Report on Piton de la Fournaise (France) — September 1985
Scientific Event Alert Network Bulletin, vol. 10, no. 9 (September 1985)
Managing Editor: Lindsay McClelland.
Piton de la Fournaise (France) Fissure eruption follows inflation and earthquake swarm
Please cite this report as:
Global Volcanism Program, 1985. Report on Piton de la Fournaise (France) (McClelland, L., ed.). Scientific Event Alert Network Bulletin, 10:9. Smithsonian Institution. https://doi.org/10.5479/si.GVP.SEAN198509-233020.
Piton de la Fournaise
21.244°S, 55.708°E; summit elev. 2632 m
All times are local (unless otherwise noted)
A very short seismic crisis began on 6 September at 1408. As for the June and August eruptive episodes, seismic events were centered under Dolomieu and Soufrière, at 1 km depth (10:5-8). After 30 shallow summit seismic events, three eruptive fissures opened at 1520. The first fissure (near Soufrière) was 50 m long and continued erupting for 2 hours. The second, 250 m long, opened inside the Dolomieu summit crater and erupted until 0500 the next morning. The third, E-oriented and 500 m long, opened on the E flank of Dolomieu (figure 14). [As of 7 September at 1400, the eruption was continuing from this fissure and the lava flow along the Grandes Pentes had reached 1,000 m altitude (10:08)].
|Figure 14. Provisional map of the 1985 eruptive fissures and lava flows, as of 30 September. Courtesy of OVPDLF and the Université de la Réunion.|
Eruptive activity was then limited to Dolomieu's E flank fissure at 2,200 m altitude. A major cone (Thierry crater) has formed, emitting lava that advanced to an altitude of 550 m, following 1977 flows. After a few days, active flow fronts reached only 1,700 m altitude, ~2 km from Thierry crater. The upper part of the fissure system was then reactivated 15-17 September, emitting a small amount of scoria and a small lava flow. Since 20 September, lava flows have been emitted through a tube at 1,900 m altitude. The volume of the lava was estimated to be 14-17 x 106 m3 of 30 September. The lavas are basalts with variable amounts of olivine phenocrysts. Major degassing took place, rich in sulfur compounds.
Before the 6 September eruption, a small summit inflation was recorded. Geodetic and leveling measurements show that horizontal and vertical deformation related to the new fissures reached 40 cm, coinciding with inflation of the E zone of Dolomieu. Deformation has been recorded in the whole W side of the Enclos caldera. During the eruption, no significant movement was recorded, except on the E coast.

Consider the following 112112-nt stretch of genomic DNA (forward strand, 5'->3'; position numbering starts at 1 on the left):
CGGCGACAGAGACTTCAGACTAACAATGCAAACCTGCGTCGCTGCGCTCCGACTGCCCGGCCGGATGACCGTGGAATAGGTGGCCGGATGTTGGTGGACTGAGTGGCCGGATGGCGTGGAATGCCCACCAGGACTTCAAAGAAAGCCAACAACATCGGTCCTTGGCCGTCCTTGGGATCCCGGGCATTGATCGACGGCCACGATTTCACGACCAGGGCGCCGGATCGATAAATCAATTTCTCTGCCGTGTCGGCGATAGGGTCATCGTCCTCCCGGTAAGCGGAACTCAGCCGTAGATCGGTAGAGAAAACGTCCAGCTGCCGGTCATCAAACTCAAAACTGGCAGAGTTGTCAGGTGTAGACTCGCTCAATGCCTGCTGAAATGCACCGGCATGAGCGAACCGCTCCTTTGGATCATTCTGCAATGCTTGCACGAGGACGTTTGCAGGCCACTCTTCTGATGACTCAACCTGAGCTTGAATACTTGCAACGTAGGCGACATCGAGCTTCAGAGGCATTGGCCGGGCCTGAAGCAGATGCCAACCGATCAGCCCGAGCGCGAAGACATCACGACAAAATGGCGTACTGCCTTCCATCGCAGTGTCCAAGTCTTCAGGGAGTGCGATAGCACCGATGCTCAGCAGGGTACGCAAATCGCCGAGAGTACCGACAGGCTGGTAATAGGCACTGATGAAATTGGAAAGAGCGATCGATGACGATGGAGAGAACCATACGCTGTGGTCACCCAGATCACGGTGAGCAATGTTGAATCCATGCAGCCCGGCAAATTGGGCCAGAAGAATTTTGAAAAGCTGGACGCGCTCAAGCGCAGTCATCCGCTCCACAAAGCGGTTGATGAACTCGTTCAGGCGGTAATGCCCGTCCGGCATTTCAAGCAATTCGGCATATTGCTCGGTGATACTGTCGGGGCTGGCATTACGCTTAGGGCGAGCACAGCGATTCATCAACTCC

Geologic Background. The massive Piton de la Fournaise basaltic shield volcano on the French island of Réunion in the western Indian Ocean is one of the world's most active volcanoes. Much of its more than 530,000-year history overlapped with eruptions of the deeply dissected Piton des Neiges shield volcano to the NW. Three calderas formed at about 250,000, 65,000, and less than 5000 years ago by progressive eastward slumping of the volcano. Numerous pyroclastic cones dot the floor of the calderas and their outer flanks. Most historical eruptions have originated from the summit and flanks of Dolomieu, a 400-m-high lava shield that has grown within the youngest caldera, which is 8 km wide and breached to below sea level on the eastern side. More than 150 eruptions, most of which have produced fluid basaltic lava flows, have occurred since the 17th century. Only six eruptions, in 1708, 1774, 1776, 1800, 1977, and 1986, have originated from fissures on the outer flanks of the caldera. The Piton de la Fournaise Volcano Observatory, one of several operated by the Institut de Physique du Globe de Paris, monitors this very active volcano.
Information Contacts: H. Delorme and J. Delarue, OVPDLF; P. Bachelery, Univ. de la Réunion.